On-screen performance is pure Panasonic, the picture is clean and sharp with resolution hovering around the 250-line mark at SP speeds, this falls to just under 230 lines in the LP recording mode. Noise levels are low and colours look natural and well defined. Although it has only a limited trick-play repertoire (picture search, still and slomo), picture stability is excellent, slow-motion in particular is very smooth, and itís possible to cancel jitter altogether using the vertical lock control on the handset.


The stereo Hi-Fi soundtracks and NICAM decoder are well matched, background noise levels are well below average in both cases, the response is flat and evenly balanced. Recording level is controlled automatically and it works well, most of the time, though it can be a tad choppy at times, responding a little too quickly to sudden changes in volume.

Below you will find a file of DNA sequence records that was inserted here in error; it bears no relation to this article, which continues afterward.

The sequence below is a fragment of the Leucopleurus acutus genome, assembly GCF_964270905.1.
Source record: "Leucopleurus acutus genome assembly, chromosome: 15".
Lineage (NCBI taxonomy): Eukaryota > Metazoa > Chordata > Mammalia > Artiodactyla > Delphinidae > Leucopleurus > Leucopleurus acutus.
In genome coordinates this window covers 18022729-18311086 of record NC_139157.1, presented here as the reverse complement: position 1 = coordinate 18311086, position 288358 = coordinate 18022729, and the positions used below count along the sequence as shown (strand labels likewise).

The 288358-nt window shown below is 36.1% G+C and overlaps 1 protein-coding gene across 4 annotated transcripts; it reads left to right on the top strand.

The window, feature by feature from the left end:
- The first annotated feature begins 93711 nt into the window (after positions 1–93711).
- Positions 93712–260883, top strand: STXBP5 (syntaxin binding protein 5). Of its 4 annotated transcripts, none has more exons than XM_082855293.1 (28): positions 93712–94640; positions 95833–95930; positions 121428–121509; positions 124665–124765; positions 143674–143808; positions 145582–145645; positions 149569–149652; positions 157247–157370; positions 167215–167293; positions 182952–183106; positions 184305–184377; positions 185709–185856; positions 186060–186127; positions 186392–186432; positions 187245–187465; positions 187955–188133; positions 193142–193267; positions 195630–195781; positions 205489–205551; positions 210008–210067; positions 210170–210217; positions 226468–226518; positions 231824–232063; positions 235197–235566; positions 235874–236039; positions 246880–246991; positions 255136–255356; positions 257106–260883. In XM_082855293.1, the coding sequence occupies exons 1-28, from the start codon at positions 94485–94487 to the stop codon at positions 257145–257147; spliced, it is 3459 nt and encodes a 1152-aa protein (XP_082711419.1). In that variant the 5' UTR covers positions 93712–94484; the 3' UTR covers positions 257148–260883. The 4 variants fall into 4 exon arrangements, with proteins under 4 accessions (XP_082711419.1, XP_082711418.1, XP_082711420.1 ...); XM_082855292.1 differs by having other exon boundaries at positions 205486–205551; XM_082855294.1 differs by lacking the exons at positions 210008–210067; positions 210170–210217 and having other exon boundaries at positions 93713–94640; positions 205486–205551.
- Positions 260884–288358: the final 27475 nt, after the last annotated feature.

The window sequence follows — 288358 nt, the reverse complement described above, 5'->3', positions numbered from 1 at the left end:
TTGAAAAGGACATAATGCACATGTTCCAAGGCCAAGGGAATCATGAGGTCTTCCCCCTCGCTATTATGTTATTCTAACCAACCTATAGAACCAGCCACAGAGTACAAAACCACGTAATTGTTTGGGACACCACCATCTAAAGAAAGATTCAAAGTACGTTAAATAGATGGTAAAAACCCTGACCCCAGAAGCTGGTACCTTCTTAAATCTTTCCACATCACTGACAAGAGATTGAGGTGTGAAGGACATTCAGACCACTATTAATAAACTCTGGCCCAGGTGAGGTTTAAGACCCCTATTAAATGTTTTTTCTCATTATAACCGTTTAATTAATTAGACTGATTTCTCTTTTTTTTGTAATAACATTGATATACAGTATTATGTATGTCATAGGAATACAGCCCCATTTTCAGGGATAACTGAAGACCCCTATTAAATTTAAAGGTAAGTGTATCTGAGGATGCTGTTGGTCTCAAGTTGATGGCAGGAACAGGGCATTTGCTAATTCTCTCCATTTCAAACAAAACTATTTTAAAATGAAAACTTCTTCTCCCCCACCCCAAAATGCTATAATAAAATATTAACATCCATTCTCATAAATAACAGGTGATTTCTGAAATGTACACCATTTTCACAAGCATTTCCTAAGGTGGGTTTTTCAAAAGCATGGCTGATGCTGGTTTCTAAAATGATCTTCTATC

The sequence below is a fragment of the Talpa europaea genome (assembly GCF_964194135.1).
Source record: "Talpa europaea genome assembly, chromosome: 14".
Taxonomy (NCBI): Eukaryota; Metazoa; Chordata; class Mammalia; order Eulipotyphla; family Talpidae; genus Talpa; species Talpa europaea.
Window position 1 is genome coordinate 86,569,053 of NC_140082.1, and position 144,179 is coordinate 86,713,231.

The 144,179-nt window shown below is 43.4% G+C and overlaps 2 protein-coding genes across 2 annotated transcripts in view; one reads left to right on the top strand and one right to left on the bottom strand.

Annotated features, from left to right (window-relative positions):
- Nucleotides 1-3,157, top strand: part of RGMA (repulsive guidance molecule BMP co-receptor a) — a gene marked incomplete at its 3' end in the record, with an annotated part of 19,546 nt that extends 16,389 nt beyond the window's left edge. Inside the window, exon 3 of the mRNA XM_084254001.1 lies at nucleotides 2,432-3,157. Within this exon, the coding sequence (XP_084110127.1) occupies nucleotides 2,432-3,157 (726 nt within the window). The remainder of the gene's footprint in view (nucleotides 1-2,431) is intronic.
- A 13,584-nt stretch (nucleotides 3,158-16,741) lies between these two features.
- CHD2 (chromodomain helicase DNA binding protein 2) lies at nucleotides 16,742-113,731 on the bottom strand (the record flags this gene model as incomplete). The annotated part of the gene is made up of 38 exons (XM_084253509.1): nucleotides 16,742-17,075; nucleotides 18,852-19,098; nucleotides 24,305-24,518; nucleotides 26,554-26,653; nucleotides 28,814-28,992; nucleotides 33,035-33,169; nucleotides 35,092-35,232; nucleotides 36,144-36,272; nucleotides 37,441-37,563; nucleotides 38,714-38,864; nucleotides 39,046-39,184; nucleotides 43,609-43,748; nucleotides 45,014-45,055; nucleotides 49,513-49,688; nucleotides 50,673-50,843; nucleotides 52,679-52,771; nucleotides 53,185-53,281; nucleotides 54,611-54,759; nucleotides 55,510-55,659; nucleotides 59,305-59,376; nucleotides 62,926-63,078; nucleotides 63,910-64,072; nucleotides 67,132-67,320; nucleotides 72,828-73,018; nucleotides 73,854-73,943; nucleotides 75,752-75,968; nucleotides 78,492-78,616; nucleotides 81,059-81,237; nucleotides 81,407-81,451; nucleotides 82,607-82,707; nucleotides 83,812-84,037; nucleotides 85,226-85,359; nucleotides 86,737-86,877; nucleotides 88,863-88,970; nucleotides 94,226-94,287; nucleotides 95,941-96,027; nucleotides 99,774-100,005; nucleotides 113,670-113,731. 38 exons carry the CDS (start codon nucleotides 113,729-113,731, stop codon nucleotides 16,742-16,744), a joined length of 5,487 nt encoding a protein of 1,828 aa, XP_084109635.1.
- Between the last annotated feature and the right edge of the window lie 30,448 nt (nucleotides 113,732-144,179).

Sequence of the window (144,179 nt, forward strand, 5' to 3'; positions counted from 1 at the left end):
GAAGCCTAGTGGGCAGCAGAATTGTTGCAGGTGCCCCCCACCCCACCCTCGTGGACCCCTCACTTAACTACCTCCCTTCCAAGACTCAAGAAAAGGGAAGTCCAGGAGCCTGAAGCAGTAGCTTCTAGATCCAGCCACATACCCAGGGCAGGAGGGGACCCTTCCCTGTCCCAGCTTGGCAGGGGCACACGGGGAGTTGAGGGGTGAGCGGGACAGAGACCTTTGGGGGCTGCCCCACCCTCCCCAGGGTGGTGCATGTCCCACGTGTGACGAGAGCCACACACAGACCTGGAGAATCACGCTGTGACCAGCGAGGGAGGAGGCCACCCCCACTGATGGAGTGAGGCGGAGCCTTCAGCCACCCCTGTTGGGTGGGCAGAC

Words like worthy and capable spring to mind. Itís a machine you can trust but exciting itís not. A good all-rounder, sensible price and features, though it would have benefited from an on-screen display.


Picture quality            ****   

Sound quality  ****

Build quality               ****

Features                     ***

Ease of use                 ****

Value for money         93%



Features: multi-brand remote, auto head cleaning, quick view, NTSC replay (mono), index search, sleep timer

Sockets: 1 x SCART AV, video and line audio out (phono)

Dimensions: 430 x 96 x 349mm


PANASONIC UK LTD., Panasonic House, Willoughby Road, Bracknell,